Ideas & Debate

Neglecting youth hampers Africa’s economic potential

Public Service, Youth and Gender Affairs secretary Sicily Kariuki (left) launches a National Youth Service project. FILE PHOTO | NMG
Public Service, Youth and Gender Affairs secretary Sicily Kariuki (left) launches a National Youth Service project. FILE PHOTO | NMG 

A few weeks ago, a local television station aired the story of a young man who is an orphan, had been admitted to some of the most prestigious learning institutions in the country but was now living the life of a pauper.

Dishevelled and unkempt, he looked like he was living the life of a homeless man; yet when he spoke, his clarity of mind and intelligence were unquestionable.

This week a video of African children in the Congo working in mines went viral. The two children in question were eight and 11 year old boys, working in awful and dangerous conditions, barely making income and living a life of destitution and hopelessness.

These stories are important because they reveal the extent to which Africa is mismanaging the potential and promise of its youth. The average age of an African is 19.5 years, yet the average age of an African leader is 65.

Is there any wonder then, as to why Africa’s leaders seems to be chronically unable to catalyse a young labour force and apply it to the development of young people themselves, that of their countries and the continent at large? It seems to them that youth are a demographic liability, not asset.

In Kenya the rate of youth unemployment is dire; 80 per cent of those unemployed are under the age of 35. There are several factors that contribute to this figure the first of which is poor education.

The Brookings Institution points out that 62 per cent of Kenyan youth aged 15-34 years have below secondary level education, 34 per cent have secondary education, and only one per cent have university education.

Skills are a crucial path out of poverty; indeed education makes it more likely for Kenyans to not just to be employed, but to hold formal jobs that are more secure and provide good working conditions and decent pay.

So the fact that the country is doing such a poor job in educating the youth translates to the relegation of those young people to the periphery of the promise of the country.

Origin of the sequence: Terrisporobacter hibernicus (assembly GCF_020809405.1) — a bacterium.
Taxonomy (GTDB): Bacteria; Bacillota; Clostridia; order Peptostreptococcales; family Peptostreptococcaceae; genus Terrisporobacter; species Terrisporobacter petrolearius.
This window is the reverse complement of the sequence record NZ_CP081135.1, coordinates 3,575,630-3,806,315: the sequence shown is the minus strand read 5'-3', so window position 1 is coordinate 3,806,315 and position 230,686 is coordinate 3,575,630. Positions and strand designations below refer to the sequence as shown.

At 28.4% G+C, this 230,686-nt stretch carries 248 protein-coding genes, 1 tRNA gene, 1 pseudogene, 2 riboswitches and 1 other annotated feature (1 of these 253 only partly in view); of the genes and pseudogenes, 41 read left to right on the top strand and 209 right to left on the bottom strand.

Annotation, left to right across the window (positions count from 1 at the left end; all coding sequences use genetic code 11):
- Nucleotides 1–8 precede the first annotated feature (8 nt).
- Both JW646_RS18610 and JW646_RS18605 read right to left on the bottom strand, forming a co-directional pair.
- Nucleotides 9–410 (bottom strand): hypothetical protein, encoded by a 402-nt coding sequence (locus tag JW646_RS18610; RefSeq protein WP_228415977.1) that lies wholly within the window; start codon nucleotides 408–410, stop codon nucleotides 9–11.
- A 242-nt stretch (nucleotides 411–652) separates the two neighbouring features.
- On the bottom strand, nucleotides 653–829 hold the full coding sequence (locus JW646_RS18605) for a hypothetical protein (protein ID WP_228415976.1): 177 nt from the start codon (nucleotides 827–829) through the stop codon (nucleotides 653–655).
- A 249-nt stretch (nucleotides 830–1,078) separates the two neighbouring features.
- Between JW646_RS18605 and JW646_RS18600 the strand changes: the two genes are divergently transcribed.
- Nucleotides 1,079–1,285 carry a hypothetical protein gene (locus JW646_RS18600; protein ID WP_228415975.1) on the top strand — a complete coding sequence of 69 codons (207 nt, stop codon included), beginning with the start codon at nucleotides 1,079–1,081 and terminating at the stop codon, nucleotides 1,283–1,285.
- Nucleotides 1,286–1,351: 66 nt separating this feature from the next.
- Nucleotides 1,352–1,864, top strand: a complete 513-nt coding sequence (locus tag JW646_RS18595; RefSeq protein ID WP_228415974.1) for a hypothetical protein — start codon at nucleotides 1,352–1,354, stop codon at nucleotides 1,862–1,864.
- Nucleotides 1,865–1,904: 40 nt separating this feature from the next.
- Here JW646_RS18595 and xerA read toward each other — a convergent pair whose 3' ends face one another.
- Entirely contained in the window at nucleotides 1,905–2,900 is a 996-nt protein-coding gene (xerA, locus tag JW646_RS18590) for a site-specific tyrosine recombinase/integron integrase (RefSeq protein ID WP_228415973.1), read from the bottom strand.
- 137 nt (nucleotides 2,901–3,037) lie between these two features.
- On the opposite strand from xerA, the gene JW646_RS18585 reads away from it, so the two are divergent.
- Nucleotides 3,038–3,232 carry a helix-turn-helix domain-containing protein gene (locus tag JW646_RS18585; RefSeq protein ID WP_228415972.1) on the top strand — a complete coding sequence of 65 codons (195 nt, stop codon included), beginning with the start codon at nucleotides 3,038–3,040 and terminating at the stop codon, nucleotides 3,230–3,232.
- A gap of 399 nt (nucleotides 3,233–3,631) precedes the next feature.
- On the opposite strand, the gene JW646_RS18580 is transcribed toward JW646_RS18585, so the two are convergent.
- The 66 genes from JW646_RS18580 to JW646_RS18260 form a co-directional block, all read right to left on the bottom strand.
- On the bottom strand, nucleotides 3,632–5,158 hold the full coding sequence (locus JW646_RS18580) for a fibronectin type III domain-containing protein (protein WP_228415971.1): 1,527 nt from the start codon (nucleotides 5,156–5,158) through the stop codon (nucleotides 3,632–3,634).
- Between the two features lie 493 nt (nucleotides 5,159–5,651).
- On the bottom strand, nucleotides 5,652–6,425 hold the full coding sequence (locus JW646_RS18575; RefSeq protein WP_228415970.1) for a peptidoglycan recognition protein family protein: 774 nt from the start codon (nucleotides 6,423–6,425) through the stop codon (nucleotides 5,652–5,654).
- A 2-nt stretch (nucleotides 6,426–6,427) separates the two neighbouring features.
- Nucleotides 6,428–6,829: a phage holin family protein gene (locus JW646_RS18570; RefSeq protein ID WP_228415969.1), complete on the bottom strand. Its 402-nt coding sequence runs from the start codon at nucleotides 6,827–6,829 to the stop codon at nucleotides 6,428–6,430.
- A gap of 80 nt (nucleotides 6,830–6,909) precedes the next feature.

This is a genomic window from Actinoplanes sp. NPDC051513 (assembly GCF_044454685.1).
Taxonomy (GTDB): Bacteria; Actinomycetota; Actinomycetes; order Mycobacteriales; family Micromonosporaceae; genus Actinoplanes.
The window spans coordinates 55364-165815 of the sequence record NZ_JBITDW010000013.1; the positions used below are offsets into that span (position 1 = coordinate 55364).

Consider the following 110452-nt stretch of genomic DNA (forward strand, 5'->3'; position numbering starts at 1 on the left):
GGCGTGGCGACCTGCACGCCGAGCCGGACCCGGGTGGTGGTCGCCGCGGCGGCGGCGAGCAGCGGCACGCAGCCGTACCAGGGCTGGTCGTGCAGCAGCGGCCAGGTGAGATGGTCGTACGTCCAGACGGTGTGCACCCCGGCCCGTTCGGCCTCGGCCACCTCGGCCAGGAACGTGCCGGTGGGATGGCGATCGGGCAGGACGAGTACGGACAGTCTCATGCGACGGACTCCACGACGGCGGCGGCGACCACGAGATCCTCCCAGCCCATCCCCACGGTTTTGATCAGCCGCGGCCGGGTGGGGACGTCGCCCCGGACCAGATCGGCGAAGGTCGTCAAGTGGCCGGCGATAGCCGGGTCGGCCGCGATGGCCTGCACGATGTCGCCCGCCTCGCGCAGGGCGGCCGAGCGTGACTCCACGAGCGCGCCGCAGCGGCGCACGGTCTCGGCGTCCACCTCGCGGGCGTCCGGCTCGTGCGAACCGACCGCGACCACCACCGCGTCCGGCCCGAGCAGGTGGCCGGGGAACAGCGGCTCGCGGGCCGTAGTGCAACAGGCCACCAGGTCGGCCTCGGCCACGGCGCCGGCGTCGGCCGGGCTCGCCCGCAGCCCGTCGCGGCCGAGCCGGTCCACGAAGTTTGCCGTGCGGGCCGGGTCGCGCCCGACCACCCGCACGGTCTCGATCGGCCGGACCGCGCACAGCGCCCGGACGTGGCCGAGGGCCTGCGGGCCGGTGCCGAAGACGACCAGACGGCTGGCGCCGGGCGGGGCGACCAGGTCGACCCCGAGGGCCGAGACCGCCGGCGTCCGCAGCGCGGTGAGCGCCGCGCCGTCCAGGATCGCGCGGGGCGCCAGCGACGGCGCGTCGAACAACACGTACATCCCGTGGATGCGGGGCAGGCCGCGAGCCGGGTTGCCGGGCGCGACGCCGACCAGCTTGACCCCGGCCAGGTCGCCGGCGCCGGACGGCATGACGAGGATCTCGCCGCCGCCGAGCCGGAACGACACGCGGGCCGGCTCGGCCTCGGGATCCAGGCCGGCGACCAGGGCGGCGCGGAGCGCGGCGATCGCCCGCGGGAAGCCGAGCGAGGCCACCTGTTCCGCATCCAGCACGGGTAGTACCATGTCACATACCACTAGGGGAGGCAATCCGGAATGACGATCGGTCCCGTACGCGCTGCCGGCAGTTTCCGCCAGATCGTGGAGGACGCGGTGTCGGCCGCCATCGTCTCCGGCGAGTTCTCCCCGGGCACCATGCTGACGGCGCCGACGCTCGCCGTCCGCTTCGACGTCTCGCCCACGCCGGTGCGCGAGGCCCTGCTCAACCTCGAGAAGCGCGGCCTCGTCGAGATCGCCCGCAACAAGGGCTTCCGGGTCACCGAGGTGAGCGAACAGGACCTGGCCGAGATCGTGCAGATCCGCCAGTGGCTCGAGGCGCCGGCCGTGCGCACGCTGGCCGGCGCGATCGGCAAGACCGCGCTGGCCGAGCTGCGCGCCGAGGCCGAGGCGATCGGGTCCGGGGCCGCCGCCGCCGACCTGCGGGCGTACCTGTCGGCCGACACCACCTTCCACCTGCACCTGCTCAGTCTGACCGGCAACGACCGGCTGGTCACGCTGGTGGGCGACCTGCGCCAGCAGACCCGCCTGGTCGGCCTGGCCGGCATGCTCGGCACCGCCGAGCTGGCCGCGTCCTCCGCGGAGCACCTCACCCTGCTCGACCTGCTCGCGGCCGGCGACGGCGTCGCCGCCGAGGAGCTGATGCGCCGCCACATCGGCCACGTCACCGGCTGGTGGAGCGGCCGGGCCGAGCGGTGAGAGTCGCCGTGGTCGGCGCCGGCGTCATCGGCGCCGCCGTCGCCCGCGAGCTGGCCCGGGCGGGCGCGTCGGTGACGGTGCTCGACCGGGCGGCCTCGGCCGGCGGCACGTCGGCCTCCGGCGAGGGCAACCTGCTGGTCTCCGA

Even among those who are educated, most are ill-equipped to be absorbed into employment.

A study by Jomo Kenyatta University of Agriculture and Technology made the point that the commercialisation of tertiary education in Kenya has led to overcrowding in the institutions due to the increase in enrolment.

This ‘massification’ policy by universities is characterised by degree programmes that do not address the job market, resulting in millions of frustrated graduates who cannot find employment.

Due to the aforementioned dynamics, most young people are left to fend for themselves, invariably in the informal economy— where those with limited resources are able to start ‘hustling’ and earn a living.

The informal economy employs 80 per cent of Kenyans, and yet it is grossly neglected.

The good news is that it is not too late to act, but the nature of action must be very different to ongoing activities.

At the moment, most youth interventions either operate in silos with the limited creation of long lasting structures and partnerships; are funded unsustainably and programmes end when donors pull out; or provide interventions that do not address the needs of the youth effectively (think Youth Fund).

Youth need a combination of on-going employment opportunity; credit lines for enterprises through the deployment of blended financial vehicles (grants and loans); skills upgrading (life, business, management, financial and technical skills) and mentorship.

Only in doing this will the country, and indeed continent, leverage the demographic dividend that is the young people of Africa.